Cannabis and opioids are substances that affect reproductive health. Opioids suppress testosterone and studies have shown that cannabis may increase testosterone. However, there is minimal research describing the endocrine effects of concurrent cannabis and opioid use. We hypothesize that cannabis use improves opioid-induced testosterone suppression. To test this hypothesis, we used cross-sectional data from a prospective cohort study including 122 men enrolled in methadone maintenance treatment (MMT). We measured serum testosterone with an enzyme-linked immunosorbent assay at study enrolment. Urine drug screens were collected for 15 months and identified 52.5% of participants (n = 64) as cannabis users. The association between cannabis use and testosterone level was examined using regression models with serum testosterone as the dependent variable. In our multivariable regression, methadone dose was associated with lower serum testosterone (β = −0.003, 95% CI-0.005, −0.001, p = 0.003). However, neither cannabis use as a dichotomous variable nor the percentage of cannabis-positive urine drug screens were significantly associated with serum testosterone (β = 0.143, 95% CI −0.110, 0.396, p = 0.266, and β = 0.002, 95% CI > −0.001, 0.005, p = 0.116, respectively). Therefore, it does not appear that cannabis has an association with testosterone levels in men on MMT. Full article
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Open AccessArticle
The Relationship between Mindfulness and Sleep Quality is Mediated by Emotion Regulation
Psychiatry Int. 2020, 1(2), 42-66; https://0-doi-org.brum.beds.ac.uk/10.3390/psychiatryint1020007 - 21 Oct 2020
Viewed by 494
Abstract
Background: Sleep is critical to a person’s overall physical and mental health. The current study investigated the relationship between mindfulness and sleep quality, to determine if this relationship is influenced by emotion regulation and perceived stress. Method: Three hundred sixty-seven undergraduate students responded [...] Read more.
Background: Sleep is critical to a person’s overall physical and mental health. The current study investigated the relationship between mindfulness and sleep quality, to determine if this relationship is influenced by emotion regulation and perceived stress. Method: Three hundred sixty-seven undergraduate students responded to five self-report measures, (1) The Cognitive and Affective Mindfulness Scale (CAMS-R), (2) The Impact of Event Scale (IES-R), (3) The Five Facet Mindfulness Questionnaire (FFMQ), (4) The Emotion Regulation Questionnaire (ERQ), and (5) The Pittsburgh Sleep Quality Index (PSQI). Results: Results revealed (1) sleep quality was predicted by the presence of hyperarousal, acting with awareness, and the CAMS-R, (2) the Impact of Event Scale was moderately positively correlated with a person’s global score on the Pittsburgh Sleep Quality Index, and (3) the relationship between mindfulness and sleep quality was mediated by hyperarousal. Conclusions: Together, our findings suggest that higher levels of intrusive thoughts, avoidance, and hyperarousal are correlated with lower overall sleep quality, and the use of mindfulness techniques such as acting with awareness and being non-reacting to negative thoughts or hyperarousal may help predict an individual’s sleep quality. Full article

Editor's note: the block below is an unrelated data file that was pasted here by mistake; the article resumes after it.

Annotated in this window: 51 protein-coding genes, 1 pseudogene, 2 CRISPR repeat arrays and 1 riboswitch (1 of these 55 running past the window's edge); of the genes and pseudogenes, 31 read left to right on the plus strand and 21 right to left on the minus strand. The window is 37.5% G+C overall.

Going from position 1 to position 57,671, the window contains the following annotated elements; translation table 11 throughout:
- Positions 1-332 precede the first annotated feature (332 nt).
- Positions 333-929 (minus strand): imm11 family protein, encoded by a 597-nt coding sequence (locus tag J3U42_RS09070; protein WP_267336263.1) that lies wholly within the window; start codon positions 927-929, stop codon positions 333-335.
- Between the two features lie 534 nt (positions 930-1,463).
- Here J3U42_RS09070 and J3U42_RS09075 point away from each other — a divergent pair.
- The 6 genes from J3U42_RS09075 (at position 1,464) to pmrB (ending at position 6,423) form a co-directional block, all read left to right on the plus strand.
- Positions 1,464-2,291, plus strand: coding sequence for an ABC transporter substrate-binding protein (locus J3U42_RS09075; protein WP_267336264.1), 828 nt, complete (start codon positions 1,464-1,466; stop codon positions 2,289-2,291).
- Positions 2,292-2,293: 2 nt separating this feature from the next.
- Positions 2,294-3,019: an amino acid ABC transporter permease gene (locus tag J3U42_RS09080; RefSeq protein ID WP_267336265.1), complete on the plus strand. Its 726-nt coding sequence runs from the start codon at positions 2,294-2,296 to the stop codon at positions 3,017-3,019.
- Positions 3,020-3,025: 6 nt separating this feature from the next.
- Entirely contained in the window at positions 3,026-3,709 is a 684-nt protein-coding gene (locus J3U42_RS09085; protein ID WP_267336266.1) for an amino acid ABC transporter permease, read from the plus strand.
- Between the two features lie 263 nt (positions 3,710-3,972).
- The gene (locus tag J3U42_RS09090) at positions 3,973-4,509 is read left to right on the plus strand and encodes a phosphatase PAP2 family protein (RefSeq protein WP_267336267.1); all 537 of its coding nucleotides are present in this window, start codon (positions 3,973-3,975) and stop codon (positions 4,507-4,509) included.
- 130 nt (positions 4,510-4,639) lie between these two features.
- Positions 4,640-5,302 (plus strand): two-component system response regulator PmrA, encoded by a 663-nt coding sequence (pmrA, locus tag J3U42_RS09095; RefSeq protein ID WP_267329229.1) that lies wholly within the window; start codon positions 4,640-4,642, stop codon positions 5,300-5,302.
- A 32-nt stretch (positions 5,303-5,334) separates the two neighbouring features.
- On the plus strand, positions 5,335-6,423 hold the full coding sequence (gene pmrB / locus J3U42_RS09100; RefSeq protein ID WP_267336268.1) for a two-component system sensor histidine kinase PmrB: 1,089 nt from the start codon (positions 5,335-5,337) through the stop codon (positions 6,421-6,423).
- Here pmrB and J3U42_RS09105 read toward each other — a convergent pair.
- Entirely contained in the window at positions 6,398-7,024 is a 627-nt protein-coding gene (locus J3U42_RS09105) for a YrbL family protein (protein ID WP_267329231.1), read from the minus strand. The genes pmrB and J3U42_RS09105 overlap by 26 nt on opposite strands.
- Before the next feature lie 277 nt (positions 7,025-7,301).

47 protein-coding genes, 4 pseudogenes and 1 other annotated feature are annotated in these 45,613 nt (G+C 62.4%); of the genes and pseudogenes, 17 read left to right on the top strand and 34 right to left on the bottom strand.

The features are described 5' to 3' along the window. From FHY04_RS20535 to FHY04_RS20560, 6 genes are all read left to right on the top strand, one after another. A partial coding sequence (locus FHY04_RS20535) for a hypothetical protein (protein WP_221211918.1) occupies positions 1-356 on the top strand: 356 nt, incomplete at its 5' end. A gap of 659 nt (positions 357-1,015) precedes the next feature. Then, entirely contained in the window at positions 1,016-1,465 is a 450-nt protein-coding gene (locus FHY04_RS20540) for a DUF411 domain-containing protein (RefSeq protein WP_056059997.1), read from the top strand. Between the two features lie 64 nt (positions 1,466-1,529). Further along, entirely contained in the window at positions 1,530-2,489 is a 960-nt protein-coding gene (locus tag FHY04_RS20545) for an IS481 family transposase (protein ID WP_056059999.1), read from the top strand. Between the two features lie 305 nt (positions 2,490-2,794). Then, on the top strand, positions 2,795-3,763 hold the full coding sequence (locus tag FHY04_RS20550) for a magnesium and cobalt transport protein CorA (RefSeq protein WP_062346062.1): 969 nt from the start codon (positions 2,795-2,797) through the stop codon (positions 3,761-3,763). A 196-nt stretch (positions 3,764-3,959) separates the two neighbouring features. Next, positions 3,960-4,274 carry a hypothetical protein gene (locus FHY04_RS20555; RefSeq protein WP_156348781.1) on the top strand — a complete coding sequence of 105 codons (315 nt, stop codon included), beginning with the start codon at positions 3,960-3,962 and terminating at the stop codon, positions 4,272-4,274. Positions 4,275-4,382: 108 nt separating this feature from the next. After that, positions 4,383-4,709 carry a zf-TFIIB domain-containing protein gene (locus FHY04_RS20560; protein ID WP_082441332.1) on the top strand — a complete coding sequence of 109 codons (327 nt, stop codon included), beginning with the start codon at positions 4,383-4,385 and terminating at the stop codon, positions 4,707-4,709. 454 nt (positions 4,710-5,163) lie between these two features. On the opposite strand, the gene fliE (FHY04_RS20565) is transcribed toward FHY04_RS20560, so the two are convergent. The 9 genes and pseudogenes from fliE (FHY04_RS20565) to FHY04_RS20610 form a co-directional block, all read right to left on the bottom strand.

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Open AccessReview
Stress-Induced Alteration in Chloride Transporters in the Trigeminal Nerve May Explain the Comorbidity between Depression and Migraine
Psychiatry Int. 2020, 1(2), 36-41; https://0-doi-org.brum.beds.ac.uk/10.3390/psychiatryint1020006 - 20 Oct 2020
Viewed by 428
Abstract
Migraine is frequently comorbid with depression and anxiety disorders. In the case of depression and panic disorder, the associations seem to be bidirectional. Stress (activation of the hypothalamic-pituitary-adrenal axis) is thought to be involved in increasing the attack frequency. In the current review, [...] Read more.
Migraine is frequently comorbid with depression and anxiety disorders. In the case of depression and panic disorder, the associations seem to be bidirectional. Stress (activation of the hypothalamic-pituitary-adrenal axis) is thought to be involved in increasing the attack frequency. In the current review, it is argued that elevated levels of cortisol increase the function of chloride-ion transporter NKCC1 and decrease the function of chloride-extruder KCC2 in the trigeminal nerve. This leads to a diminished inhibitory effect of gamma-aminobutyric acid (GABA) and an enhanced likelihood of a migraine attack. Since migraine attacks themselves are stressful, and since brain areas are activated that could contribute to panic, anxiety and depression, a number of self-sustaining circular processes could occur that would explain the bi-directionality of the associations. On the basis of this hypothesis, several novel therapeutic approaches to counter the pathological process can be proposed. These include inhibition of corticotrophin releasing factor by CRF1 receptor antagonists, blockade of adrenocorticotropic hormone (ACTH) at the MC2 receptor, and inhibition of the hyperactive NKCC1 chloride-transporter. Full article